First time there we tried a few chocolate candies. We started eating them as soon as we left the shop and could not stop! They were so good, we kept walking and eating and didn't pay attention to where we were going. In Venice that can really get you lost! After finding our way back to the shop we bought more candy. This time enough to get us through the rest of the trip.
Shuddering at the thought of using a mix? We don’t blame you. Like blue jeans and coffee beans, the options seem endless, and making the wrong choice invariably leads to disappointment. Some mixes result in dry or bland cakes, while others can pass pretty easily for homemade. With a team of cake-loving Taste of Home staffers, we compared five of the most popular cake mix brands in a blind taste test.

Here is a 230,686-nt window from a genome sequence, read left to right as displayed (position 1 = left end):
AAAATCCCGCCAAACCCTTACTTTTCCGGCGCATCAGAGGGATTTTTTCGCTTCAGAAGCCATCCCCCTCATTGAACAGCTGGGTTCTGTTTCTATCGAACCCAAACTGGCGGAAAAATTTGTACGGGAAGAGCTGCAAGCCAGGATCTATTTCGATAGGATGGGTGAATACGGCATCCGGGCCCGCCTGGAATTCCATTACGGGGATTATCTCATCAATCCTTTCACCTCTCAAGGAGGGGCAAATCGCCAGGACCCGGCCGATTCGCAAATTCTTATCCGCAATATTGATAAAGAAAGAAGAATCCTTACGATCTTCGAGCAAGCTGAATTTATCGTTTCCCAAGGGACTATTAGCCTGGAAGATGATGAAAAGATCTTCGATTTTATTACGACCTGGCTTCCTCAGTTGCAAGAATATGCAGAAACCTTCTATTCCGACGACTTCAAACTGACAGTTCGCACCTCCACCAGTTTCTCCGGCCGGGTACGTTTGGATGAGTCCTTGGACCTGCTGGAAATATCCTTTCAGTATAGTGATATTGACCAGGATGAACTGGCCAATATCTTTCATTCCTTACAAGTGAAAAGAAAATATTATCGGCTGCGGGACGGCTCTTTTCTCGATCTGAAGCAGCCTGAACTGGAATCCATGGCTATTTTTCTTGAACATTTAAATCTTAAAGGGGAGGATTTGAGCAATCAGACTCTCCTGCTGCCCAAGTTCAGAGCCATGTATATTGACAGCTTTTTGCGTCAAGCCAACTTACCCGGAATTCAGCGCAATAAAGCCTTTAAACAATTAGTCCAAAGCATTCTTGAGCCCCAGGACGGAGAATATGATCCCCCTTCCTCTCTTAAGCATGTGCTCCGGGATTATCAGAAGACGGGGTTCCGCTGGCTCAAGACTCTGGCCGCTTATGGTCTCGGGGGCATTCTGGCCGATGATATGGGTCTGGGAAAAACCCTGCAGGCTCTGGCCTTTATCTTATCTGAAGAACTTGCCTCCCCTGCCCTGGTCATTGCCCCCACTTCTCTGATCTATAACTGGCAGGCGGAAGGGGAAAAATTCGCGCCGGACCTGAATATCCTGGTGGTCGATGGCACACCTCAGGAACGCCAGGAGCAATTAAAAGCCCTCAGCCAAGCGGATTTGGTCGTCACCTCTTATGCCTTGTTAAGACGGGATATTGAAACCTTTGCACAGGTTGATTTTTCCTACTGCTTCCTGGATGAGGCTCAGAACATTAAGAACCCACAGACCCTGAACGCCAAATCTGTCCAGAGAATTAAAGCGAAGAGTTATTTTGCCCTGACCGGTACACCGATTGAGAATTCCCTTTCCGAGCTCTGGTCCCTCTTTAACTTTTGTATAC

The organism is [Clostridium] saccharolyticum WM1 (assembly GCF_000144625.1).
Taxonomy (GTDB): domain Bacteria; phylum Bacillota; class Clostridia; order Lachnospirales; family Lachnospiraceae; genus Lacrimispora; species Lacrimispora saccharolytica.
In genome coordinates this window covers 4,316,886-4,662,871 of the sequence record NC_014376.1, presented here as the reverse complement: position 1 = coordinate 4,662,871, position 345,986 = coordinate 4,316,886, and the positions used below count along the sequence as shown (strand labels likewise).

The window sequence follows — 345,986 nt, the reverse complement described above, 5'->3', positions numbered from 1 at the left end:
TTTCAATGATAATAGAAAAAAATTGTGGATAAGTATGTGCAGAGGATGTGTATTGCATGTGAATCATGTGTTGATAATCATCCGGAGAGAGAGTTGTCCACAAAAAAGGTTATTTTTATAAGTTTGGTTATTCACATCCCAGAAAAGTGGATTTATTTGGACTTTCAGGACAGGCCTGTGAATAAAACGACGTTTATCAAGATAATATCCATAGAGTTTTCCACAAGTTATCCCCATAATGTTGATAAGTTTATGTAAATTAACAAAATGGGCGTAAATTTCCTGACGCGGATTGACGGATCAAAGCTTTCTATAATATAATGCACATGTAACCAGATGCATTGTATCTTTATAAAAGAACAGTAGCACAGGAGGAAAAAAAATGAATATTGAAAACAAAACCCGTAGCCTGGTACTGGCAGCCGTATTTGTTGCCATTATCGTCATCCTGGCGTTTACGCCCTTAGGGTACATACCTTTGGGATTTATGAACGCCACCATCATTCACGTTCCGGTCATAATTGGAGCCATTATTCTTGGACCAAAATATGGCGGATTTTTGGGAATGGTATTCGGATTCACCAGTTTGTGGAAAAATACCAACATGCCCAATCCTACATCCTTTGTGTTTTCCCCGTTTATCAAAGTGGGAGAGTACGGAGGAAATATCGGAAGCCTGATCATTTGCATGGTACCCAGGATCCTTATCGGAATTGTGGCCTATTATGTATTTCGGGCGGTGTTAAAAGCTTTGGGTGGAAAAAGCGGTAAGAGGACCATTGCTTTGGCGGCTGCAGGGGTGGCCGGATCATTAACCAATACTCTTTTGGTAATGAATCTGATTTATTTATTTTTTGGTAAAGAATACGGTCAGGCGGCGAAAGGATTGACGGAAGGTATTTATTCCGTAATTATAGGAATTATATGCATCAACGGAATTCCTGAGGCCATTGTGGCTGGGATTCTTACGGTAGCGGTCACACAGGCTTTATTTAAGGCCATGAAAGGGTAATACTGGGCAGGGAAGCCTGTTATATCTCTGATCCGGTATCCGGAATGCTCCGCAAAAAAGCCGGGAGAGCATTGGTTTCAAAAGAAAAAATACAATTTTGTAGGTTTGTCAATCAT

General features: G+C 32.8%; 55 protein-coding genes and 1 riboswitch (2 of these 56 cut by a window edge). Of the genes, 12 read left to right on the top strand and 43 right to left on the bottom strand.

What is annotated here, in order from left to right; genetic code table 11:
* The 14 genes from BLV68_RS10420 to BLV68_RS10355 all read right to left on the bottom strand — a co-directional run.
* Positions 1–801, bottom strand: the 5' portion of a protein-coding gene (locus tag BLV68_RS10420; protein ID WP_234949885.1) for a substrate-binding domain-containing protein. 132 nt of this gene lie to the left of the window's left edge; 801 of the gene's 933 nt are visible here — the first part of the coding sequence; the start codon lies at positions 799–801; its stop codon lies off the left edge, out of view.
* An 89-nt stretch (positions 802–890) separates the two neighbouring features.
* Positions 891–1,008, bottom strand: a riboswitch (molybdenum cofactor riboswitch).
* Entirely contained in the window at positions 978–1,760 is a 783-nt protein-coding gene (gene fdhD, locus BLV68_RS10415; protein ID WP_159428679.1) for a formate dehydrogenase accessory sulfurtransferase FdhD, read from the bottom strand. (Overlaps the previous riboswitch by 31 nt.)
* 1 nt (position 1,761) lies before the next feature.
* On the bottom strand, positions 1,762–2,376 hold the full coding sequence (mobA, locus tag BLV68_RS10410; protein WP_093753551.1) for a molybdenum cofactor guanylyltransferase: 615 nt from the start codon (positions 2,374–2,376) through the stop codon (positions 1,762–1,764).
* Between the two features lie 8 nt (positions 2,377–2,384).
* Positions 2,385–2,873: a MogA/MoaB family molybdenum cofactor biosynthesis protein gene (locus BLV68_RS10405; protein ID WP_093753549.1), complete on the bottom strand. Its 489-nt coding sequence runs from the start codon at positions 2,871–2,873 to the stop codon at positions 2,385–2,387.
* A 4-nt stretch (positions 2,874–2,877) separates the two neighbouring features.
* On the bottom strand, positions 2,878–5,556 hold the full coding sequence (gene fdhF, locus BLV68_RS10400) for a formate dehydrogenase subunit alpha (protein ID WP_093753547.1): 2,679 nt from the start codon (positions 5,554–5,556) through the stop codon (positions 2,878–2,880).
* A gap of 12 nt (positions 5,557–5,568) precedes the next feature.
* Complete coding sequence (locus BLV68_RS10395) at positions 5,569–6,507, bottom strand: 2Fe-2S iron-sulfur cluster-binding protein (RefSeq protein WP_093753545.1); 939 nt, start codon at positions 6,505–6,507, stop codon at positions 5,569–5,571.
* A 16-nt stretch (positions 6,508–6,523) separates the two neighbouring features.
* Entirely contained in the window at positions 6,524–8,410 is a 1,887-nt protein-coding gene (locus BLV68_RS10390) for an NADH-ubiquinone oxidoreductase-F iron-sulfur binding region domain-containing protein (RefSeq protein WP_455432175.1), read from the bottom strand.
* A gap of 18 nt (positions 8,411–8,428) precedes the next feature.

Master chocolatier Christopher Curtin makes incredible salted caramel truffles and bonbons filled with Shiraz-infused ganache at Éclat Chocolate, but his pretzel bar, infused with the flavor of Pennsylvania Dutch pretzels, might be the ultimate salty and sweet chocolate concoction. Shipping options vary, depending upon distance; see order guidelines for details. 24 South High Street, West Chester, PA